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Going after bullying with lyrical force of Shakespeare

Published 9:21 am, Sunday, May 5, 2013
  • During a recent presentation by members of Shakespeare on the Sound in Stamford, Nicholas Urda, Iris McQuillan-Grace, Chris Smalley and Nedina Senghore act out an anti-bullying sketch. Photo: Contributed
    During a recent presentation by members of Shakespeare on the Sound in Stamford, Nicholas Urda, Iris McQuillan-Grace, Chris Smalley and Nedina Senghore act out an anti-bullying sketch. Photo: Contributed

 

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Shakespeare on the Sound is offering workshops to schools, using the emotional intensity of the Bard's conflicted personalities and poetic expression to address the troubling issue of bullying.

Connecticut has enacted legislation declaring schools as harassment-free environments, and a Connecticut School Health Survey report reveals that at the high school level bullied students are more likely to miss classes because they feel unsafe, suffer depression, carry a weapon to campus or commit suicide.

Shakespeare on the Sound has recruited a corps of Connecticut and New York performers to deliver interactive forums on harassment and conflict resolution refined especially for students from middle to high school.

In collaboration with the teachers and support staff at the schools, the workshops present the actors in staged performances of compulsively viewable conflict drawn from Shakespeare's plays, selected to stimulate improvisational drama and vigorously meaningful give-and-take with the students.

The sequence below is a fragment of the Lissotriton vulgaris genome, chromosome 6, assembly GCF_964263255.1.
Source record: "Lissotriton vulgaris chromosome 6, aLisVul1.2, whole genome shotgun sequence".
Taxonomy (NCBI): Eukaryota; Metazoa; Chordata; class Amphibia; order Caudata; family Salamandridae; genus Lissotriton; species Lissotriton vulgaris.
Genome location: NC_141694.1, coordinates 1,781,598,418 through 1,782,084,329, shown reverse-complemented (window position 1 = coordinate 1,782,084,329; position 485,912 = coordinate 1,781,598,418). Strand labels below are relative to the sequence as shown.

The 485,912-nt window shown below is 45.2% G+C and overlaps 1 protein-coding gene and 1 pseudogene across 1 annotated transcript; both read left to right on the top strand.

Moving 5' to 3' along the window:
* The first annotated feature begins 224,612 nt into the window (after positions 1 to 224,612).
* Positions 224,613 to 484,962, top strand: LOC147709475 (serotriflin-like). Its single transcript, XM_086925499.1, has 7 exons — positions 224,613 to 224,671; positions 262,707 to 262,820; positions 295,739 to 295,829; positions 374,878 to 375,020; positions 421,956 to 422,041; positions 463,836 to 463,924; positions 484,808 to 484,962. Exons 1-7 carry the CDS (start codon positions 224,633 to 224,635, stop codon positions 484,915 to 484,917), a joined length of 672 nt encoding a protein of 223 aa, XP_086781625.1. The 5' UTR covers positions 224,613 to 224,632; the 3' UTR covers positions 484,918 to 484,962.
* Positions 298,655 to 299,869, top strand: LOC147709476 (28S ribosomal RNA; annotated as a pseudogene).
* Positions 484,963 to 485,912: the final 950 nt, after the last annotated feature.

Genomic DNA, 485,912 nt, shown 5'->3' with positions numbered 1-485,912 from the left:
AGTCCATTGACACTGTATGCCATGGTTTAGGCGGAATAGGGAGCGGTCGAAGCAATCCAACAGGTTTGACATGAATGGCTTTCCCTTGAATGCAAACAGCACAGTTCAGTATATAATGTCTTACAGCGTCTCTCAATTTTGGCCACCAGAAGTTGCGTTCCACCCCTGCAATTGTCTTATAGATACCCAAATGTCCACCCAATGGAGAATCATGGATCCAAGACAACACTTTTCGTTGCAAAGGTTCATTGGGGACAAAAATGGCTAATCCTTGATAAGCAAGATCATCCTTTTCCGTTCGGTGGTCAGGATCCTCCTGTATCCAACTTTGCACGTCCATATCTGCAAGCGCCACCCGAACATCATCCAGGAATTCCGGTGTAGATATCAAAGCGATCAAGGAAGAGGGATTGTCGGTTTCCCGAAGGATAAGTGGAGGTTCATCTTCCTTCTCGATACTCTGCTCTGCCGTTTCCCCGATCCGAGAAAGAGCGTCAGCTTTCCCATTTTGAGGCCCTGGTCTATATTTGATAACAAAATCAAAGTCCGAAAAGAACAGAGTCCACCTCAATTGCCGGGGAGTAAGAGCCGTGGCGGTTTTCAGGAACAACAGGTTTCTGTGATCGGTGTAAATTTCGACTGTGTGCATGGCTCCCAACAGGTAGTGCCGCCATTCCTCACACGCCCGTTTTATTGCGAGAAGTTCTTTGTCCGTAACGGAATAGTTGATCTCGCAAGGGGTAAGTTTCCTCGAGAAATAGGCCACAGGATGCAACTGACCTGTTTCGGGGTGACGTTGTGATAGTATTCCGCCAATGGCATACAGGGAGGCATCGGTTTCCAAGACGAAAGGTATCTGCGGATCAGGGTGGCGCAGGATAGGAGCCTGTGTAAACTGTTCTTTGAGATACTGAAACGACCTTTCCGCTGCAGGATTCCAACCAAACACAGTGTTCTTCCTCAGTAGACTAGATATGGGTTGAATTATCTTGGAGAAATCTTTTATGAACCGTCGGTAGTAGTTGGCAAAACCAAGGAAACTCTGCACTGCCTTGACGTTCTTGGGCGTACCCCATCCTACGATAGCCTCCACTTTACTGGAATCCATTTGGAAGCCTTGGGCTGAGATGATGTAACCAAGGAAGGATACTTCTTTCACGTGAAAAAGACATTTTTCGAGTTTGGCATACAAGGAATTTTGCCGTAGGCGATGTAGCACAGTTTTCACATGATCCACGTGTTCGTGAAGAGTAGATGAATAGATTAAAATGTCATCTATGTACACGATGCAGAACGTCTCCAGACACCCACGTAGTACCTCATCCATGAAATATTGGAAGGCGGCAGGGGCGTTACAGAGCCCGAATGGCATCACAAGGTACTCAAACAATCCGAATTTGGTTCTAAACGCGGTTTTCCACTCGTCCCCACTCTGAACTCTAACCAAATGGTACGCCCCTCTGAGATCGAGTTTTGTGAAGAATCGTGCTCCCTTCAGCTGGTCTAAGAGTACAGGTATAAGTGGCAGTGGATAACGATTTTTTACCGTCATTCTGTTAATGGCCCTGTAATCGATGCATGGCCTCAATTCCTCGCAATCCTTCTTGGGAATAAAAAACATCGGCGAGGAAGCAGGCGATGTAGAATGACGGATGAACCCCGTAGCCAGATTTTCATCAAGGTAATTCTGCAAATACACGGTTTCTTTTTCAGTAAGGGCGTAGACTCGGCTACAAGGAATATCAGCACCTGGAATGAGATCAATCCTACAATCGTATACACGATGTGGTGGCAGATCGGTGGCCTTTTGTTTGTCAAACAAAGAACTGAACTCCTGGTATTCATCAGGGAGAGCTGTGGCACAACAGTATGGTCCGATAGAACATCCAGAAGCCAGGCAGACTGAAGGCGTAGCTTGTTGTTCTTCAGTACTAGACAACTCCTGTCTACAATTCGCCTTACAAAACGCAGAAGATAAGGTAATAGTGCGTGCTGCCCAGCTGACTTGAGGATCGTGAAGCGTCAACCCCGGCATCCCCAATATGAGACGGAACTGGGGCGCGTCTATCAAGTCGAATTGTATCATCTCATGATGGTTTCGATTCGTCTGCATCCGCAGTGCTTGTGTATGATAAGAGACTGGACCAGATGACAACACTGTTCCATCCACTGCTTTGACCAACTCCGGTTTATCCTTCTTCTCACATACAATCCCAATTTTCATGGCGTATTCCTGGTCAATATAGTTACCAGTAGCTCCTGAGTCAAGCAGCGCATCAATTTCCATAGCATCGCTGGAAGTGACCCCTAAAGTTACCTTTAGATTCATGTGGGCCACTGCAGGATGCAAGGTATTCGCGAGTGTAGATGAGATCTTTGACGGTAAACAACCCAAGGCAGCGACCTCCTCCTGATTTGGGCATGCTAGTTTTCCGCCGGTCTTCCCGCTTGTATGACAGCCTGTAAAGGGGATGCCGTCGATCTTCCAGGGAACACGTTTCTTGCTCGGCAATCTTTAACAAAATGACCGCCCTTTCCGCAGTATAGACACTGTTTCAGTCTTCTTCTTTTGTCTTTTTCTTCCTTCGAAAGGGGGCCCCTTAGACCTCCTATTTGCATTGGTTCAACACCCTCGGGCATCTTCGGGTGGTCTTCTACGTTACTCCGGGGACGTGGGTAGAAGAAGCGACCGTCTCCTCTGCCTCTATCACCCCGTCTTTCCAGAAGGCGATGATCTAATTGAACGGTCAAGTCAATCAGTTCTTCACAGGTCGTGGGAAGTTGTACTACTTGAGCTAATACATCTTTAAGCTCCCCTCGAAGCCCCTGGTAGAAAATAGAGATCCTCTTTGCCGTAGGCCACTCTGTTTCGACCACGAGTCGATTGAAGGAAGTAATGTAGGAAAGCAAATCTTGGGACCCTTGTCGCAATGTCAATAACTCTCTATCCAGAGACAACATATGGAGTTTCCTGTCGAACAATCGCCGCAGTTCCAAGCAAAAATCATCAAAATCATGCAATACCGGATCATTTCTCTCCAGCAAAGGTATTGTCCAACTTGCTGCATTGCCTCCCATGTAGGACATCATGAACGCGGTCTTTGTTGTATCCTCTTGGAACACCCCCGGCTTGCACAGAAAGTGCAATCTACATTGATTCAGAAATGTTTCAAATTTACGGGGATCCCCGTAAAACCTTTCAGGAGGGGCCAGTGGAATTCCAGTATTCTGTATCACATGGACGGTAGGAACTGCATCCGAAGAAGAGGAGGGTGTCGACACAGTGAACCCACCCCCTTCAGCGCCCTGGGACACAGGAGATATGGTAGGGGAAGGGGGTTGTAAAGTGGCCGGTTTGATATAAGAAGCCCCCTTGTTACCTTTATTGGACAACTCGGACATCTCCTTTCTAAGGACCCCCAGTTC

Emily Bryan, of Darien, the director of education at Shakespeare on the Sound, said, "Bullying and peer aggression is generally about an unequal balance of power. The abuse that accompanies the misbehavior often goes undetected because it is psychologically complex and subtle, especially among young people.

"Shakespeare's plays underline the complexities of conflict and power dynamics in human relationships. Even though they are 400 years old or more, the stories resonate profoundly with audiences because the characters and moral vitality are so timelessly universal."

Three of the Bard's classics -- "Romeo and Juliet," "the Merchant of Venice" and "A Midsummer Night's Dream" -- all exposing complicated human beings in agonizing conflict with each other and themselves, have been excerpted and adapted for the educational outreach.

"Speaking Daggers," as the sensitivity training for young minds is called, is inspired by a line from a fourth Shakespeare classic, "Hamlet," where the Prince of Denmark confronts his mother and tells her he will "speak daggers but use none."

"Shakespeare's voice and the theatrical experience," Bryan said, "encourage the students to develop a sense of empathy and forgiveness and make them emphatically more aware of the consequences of their actions and how even words delivered unthinkingly can devastate the lives of others."

Shakespeare on the Sound's workshops have been conducted in schools in Norwalk, Stamford and Hartford.

For information, call 203-299-1300 or visit www.shakespeareonthesound.org.